Policy ForumGlobal Health

Reducing antimicrobial use in food animals

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Science  29 Sep 2017:
Vol. 357, Issue 6358, pp. 1350-1352
DOI: 10.1126/science.aao1495

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  • Alert to the compromise of antimicrobial action
    • Zhitong Yao, Hangzhou Dianzi University
    • Other Contributors:
      • Caihong Hu, Zhejiang University
      • Yulong Yin, The Chinese Academy of Sciences

    In the Policy Forum “Reducing antimicrobial use in food animals” (29 September, http://science.sciencemag.org/content/357/6358/1350), Van Boeckel et al. reported on the antimicrobial resistance issue and proposed solutions for curbing antimicrobial use. However, these analyses focused mainly on common feed formula and veterinary medicines uses. Unpredictable conditions on antimicrobial use, such as the immediate bans on zinc oxide and copper salts in feed, were not taken into account, and thus the corresponding solutions are deficient.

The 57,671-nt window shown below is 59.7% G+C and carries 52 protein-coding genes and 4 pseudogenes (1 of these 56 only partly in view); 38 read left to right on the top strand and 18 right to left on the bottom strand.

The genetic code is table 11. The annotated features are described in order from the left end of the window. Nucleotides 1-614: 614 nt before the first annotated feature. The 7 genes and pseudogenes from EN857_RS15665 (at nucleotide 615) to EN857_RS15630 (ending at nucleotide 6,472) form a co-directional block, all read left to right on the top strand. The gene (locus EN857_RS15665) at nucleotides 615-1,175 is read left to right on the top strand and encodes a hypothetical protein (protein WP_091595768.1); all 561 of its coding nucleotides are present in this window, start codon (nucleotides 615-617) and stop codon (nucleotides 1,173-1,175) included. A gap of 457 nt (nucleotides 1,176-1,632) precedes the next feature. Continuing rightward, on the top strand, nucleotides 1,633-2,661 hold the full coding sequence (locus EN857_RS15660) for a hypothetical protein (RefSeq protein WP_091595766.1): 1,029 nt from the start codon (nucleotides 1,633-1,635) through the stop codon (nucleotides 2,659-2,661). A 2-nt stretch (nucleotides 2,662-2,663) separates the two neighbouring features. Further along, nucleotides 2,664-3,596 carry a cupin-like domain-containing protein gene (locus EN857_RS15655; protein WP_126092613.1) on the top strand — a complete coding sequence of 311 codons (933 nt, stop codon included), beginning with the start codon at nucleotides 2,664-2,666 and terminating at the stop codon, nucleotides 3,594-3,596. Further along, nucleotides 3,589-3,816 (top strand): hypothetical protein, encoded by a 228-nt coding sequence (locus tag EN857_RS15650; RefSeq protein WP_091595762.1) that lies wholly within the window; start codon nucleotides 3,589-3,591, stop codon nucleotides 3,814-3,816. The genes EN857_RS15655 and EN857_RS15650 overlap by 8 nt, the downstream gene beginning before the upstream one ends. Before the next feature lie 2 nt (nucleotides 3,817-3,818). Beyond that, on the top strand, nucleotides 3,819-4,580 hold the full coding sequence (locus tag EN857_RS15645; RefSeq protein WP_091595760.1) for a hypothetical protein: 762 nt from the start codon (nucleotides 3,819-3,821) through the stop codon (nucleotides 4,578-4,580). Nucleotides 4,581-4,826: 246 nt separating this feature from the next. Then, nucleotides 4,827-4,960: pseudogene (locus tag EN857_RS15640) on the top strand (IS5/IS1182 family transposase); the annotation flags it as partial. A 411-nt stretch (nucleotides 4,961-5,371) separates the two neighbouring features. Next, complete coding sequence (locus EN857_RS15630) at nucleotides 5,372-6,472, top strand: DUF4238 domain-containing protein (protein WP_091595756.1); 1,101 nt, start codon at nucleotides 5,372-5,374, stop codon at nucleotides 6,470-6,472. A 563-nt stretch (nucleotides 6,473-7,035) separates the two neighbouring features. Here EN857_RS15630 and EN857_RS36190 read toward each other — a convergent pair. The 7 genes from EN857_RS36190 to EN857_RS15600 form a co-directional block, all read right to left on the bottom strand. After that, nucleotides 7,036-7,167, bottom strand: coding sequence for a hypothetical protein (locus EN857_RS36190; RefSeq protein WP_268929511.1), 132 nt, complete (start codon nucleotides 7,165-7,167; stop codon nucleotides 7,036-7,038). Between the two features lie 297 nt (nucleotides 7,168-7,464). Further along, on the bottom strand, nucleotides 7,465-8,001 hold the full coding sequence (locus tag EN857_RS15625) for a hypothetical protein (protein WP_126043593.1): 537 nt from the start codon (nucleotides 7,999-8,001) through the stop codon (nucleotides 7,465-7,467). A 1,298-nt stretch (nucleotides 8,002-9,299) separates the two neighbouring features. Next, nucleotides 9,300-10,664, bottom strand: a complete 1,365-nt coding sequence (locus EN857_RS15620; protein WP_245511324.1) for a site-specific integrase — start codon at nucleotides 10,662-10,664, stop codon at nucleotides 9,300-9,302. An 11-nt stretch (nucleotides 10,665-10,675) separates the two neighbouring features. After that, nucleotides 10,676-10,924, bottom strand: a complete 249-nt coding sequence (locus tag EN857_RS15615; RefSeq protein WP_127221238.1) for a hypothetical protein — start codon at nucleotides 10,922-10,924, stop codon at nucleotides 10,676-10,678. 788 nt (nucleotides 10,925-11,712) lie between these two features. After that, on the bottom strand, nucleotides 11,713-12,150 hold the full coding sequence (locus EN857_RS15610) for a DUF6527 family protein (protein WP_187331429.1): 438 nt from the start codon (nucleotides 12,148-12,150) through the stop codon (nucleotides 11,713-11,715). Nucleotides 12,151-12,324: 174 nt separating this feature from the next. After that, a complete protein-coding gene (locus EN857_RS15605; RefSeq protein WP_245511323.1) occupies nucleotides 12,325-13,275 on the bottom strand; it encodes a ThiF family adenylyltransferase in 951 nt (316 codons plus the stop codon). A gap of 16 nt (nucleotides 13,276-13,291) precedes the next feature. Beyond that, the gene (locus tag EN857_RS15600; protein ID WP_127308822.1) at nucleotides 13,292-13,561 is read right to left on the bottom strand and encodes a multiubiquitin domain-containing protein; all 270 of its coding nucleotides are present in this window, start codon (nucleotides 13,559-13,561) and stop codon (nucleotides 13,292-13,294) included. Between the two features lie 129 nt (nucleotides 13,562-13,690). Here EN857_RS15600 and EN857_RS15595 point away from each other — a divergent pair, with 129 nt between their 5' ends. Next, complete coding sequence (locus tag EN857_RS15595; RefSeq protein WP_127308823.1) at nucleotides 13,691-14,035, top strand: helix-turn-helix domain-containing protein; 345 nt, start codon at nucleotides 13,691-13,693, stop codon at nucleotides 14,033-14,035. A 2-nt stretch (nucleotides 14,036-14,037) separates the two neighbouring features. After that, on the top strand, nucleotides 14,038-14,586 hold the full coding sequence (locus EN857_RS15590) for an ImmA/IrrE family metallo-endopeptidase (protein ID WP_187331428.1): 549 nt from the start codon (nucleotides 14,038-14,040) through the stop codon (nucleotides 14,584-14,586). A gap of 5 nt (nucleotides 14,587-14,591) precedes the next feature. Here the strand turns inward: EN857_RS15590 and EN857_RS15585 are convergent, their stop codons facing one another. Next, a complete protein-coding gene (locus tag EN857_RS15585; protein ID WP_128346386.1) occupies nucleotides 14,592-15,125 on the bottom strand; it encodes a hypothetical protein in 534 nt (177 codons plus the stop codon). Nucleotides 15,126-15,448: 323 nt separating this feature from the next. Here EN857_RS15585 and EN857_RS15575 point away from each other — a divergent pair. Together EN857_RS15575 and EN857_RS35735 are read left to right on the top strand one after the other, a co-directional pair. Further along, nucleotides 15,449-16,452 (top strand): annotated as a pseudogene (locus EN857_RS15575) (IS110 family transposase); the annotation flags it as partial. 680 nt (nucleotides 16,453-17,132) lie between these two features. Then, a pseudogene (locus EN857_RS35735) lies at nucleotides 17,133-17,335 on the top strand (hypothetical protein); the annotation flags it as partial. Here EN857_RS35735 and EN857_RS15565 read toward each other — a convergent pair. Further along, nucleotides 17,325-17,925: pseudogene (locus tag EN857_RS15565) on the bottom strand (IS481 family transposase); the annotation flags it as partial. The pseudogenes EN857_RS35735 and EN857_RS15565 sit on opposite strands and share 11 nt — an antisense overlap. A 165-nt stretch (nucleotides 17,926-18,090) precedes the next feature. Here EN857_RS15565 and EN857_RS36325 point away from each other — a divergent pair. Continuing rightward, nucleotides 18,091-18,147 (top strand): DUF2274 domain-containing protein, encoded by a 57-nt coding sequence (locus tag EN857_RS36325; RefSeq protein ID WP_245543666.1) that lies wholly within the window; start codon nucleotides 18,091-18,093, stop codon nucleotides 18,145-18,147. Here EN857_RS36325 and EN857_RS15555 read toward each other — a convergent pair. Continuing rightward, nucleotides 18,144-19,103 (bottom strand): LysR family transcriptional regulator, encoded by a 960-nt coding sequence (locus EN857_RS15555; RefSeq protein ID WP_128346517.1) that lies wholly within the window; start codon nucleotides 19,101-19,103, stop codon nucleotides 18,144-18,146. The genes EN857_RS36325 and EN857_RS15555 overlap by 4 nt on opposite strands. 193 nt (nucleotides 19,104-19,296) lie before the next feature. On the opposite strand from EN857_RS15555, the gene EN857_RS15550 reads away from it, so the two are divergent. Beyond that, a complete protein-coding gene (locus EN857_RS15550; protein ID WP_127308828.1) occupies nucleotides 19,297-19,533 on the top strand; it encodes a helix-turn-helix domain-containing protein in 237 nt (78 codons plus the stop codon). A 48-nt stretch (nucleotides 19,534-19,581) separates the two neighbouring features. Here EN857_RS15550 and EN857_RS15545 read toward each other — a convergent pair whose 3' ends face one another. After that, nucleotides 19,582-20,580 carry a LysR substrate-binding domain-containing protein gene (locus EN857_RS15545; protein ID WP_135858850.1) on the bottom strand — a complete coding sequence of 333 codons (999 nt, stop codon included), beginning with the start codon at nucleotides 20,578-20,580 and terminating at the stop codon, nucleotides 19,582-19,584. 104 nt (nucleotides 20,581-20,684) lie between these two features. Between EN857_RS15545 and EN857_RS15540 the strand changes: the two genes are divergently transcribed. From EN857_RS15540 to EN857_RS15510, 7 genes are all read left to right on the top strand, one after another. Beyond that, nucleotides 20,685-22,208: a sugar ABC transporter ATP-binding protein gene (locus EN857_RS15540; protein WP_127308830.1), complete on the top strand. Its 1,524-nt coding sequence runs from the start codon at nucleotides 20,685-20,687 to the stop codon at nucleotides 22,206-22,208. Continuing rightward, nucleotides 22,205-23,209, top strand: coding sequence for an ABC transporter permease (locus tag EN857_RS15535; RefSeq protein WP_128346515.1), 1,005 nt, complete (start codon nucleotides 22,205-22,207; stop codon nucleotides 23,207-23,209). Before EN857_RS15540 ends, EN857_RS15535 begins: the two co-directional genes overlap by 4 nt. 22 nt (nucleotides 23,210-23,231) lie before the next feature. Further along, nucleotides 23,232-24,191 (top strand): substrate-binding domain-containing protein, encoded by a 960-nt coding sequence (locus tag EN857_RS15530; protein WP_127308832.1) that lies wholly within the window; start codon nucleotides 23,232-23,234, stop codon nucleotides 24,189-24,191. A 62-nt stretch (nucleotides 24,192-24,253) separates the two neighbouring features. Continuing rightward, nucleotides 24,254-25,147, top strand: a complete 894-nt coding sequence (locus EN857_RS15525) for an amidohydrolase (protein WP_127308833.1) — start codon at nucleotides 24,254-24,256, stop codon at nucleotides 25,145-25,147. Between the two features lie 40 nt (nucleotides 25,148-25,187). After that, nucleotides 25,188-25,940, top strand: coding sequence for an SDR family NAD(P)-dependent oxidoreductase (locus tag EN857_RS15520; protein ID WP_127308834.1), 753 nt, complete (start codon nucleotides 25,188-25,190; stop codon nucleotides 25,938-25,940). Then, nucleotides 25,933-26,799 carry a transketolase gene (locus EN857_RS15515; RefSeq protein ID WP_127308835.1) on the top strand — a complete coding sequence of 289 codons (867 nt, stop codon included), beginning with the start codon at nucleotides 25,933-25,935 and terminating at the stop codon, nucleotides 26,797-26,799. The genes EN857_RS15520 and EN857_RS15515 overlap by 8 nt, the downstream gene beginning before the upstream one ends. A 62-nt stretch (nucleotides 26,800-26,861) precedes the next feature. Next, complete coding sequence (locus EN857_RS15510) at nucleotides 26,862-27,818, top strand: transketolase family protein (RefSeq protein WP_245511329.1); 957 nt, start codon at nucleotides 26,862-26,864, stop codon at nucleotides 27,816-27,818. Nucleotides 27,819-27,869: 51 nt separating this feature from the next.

Post-weaning diarrhea remains a major cause of economic loss for the hog industry, and antimicrobials are well considered one of the most effective ways to prevent it. However, as mentioned in the report, increasing concern has been raised about antimicrobial resistance (1, 2). As potential alternatives to antimicrobials, high levels of ZnO (2000-4000 ppm Zn) and copper salts (125-250 ppm Cu) are often added to piglet diets. However, the use of pharmacological ZnO or copper can have negative consequences, including the potential toxic effects of metals, interaction with other nutrients, and environmental concerns (3). The EC recently banned the veterinary use of ZnO in feed, and China has initiated strict limits on the use of zinc. The European Food Safety Authority has also proposed a significant reduction in the copper levels (4).
    The U.K. NPA estimates that 70-9...

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    Competing Interests: None declared.

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